Wednesday, February 18, 2009

A Kind Of Prisoner's Dilemma

Jesus. Obama has just managed to push through a stimulus bill, and now--the very same day as he signs the stimulus--the car companies are back sheepishly asking for billions more. I can't imagine how these companies could more clearly demonstrate their managerial incompetence than with this turn of events, which has the double-whammy effect of making us feel like idiots for being duped into giving them the first billions and of making clear that further assistance is absolutely pointless. We're now virtually guaranteed to see them making the same plea again and again, and we have no reason whatsoever to think they've NOW hit on just the right approach to guarantee solvency. OK, so maybe they're not responsible for the tanking economy (though I think one can argue they've played a starring role in their own demise), but can the management of a multi-billion dollar concern not project better than a Magic 8-Ball? I'm an idiot with no business training, and I feel I could have predicted a lot of this.

But what to do? The previous aid came after urgent pleas that the industry's very existence was in imminent peril, and god knows what else in our teetering economy would be sucked down in the same vortex. Now we have exactly the same stakes plus the billions in (borrowed) public money we just threw down that hole, and all of it tainted by the demonstrated incompetence of the management teams upon whom rests any hope of a viable US auto industry. (Aren't these the same white good ol' boys to whom the Republicans gave huge tax cuts because they're the ones who drive the economy? Or is the teetering economy another liberal plot like global warming?) There's no good solution. Take the aid back away from Chrysler, I suppose, and let them go; concentrate one's efforts on salvaging the viable portions of GM.

***

So much for my philosophical hand-wringing; on to the practical.

Here's my deal. I'm shopping for a new car to replace my three year old Civic. I determined a long time ago that I wanted three things in my next car: AWD, more interior space and a more upscale interior (leather, heated seats, automatic climate control, etc.). I've narrowed my search down to two finalists, and now I'm flummoxed about what to do. My two prospects are the Honda Pilot and the Ford Flex (well, I'm still also considering an Acura RDX and a Honda Ridgeline, and I could be persuaded by a really good deal on an Acura TL AWD as well, but I've mostly eliminated these choices).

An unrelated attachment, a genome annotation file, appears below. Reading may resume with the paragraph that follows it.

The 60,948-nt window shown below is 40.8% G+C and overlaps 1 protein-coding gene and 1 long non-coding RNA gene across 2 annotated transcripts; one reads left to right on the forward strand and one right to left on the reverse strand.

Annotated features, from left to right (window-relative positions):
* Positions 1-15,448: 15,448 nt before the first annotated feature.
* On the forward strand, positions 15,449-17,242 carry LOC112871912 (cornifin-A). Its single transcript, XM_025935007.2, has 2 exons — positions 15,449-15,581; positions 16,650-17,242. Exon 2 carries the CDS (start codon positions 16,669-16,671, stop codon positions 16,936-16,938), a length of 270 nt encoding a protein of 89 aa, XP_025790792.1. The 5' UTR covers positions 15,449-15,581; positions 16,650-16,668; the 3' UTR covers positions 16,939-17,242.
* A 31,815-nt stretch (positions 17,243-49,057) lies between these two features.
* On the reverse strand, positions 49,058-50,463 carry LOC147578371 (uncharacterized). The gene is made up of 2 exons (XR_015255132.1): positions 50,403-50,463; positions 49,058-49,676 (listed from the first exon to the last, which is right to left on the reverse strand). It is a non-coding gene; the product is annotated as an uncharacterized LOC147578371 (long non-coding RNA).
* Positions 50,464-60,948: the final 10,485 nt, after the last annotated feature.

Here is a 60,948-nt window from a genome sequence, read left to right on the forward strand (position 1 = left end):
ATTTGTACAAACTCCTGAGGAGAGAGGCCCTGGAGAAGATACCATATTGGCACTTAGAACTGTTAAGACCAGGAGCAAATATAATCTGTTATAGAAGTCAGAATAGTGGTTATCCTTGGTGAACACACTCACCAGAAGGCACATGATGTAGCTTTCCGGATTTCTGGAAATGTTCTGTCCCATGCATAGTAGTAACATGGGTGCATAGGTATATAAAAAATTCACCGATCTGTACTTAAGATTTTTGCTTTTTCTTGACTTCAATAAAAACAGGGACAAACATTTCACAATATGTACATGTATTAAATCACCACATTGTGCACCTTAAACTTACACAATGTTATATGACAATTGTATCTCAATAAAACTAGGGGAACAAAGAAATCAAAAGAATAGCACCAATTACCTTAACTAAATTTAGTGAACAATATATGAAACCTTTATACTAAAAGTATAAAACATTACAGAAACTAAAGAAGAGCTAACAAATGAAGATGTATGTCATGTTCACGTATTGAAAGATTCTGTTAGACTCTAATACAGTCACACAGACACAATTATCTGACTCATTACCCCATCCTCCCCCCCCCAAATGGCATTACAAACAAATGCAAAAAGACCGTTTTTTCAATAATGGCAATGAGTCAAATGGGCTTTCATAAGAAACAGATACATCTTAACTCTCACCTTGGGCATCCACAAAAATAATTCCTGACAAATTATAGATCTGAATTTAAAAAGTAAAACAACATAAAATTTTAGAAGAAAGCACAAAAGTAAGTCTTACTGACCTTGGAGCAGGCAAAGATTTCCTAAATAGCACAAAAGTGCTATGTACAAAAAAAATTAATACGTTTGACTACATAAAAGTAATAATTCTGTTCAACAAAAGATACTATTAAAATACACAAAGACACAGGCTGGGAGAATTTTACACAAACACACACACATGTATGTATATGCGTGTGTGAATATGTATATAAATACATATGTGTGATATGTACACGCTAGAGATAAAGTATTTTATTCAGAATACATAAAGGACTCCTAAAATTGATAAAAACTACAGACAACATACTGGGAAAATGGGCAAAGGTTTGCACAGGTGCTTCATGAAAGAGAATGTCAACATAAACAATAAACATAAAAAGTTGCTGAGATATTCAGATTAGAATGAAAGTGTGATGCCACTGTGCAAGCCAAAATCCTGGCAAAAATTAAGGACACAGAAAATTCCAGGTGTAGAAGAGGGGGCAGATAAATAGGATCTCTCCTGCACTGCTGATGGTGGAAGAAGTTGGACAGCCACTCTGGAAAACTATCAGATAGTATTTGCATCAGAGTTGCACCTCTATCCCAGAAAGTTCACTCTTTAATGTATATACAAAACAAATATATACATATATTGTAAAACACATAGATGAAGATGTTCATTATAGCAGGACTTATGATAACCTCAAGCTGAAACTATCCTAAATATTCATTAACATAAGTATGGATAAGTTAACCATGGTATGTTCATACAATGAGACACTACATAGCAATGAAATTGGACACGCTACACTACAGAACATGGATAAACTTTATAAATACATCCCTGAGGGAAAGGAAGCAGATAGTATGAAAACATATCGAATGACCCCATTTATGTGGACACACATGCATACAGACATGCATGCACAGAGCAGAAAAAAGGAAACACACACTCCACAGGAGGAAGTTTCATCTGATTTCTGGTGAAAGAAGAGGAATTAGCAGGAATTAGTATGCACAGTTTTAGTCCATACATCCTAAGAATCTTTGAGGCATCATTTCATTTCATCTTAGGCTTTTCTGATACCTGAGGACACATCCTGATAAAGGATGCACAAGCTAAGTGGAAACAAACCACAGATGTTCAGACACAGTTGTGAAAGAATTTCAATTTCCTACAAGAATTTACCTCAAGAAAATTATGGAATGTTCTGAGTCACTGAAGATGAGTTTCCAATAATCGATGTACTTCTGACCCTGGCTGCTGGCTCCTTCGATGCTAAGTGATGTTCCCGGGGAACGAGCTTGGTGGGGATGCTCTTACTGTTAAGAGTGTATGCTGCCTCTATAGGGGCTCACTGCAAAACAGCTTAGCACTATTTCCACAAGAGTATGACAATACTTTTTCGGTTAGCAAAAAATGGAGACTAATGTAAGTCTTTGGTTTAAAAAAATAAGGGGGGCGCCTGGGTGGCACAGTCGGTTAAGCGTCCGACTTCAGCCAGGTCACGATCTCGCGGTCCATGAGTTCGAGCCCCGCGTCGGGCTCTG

My dilemma is this: all things being equal, I really like the Flex better than the Pilot. I never thought I'd say that, but it has a more spacious interior, is noticeably quieter, and I can get a tremendous deal on one. The Flex has been getting glowing reviews on the Long Term Test blog at Inside Line over at Edmunds.com, and I can order one and get exactly the equipment I want (which I've never done before). I've taken two test drives in the Flex and it's a really nice drive. It would be a nice car to live with, especially on my long drives to and from Kentucky, where my Civic gets good mileage but is noisy and rides like a buckboard. But I've had only one Ford in 27 cars--and that one years ago, an unimpressive Escort--and I have little doubt that it will be a more troublesome car in the long haul than the Honda (I've owned a bunch of Hondas and never had a lick of trouble with any of them). My local Ford dealer offers a seven year / 100K mile warranty, which will help, but it's still a weaker prospect than a Honda which will likely not need repairs at all. And I'm concerned about resale value. A $40,000 Flex can be had without much bargaining for $33,000 or so, which makes a mockery of the $40K sticker price. And because nobody else thinks they will age very well either, I'm bound to give up even more when I go to trade it in three years hence. Hondas typically lead the pack in resale.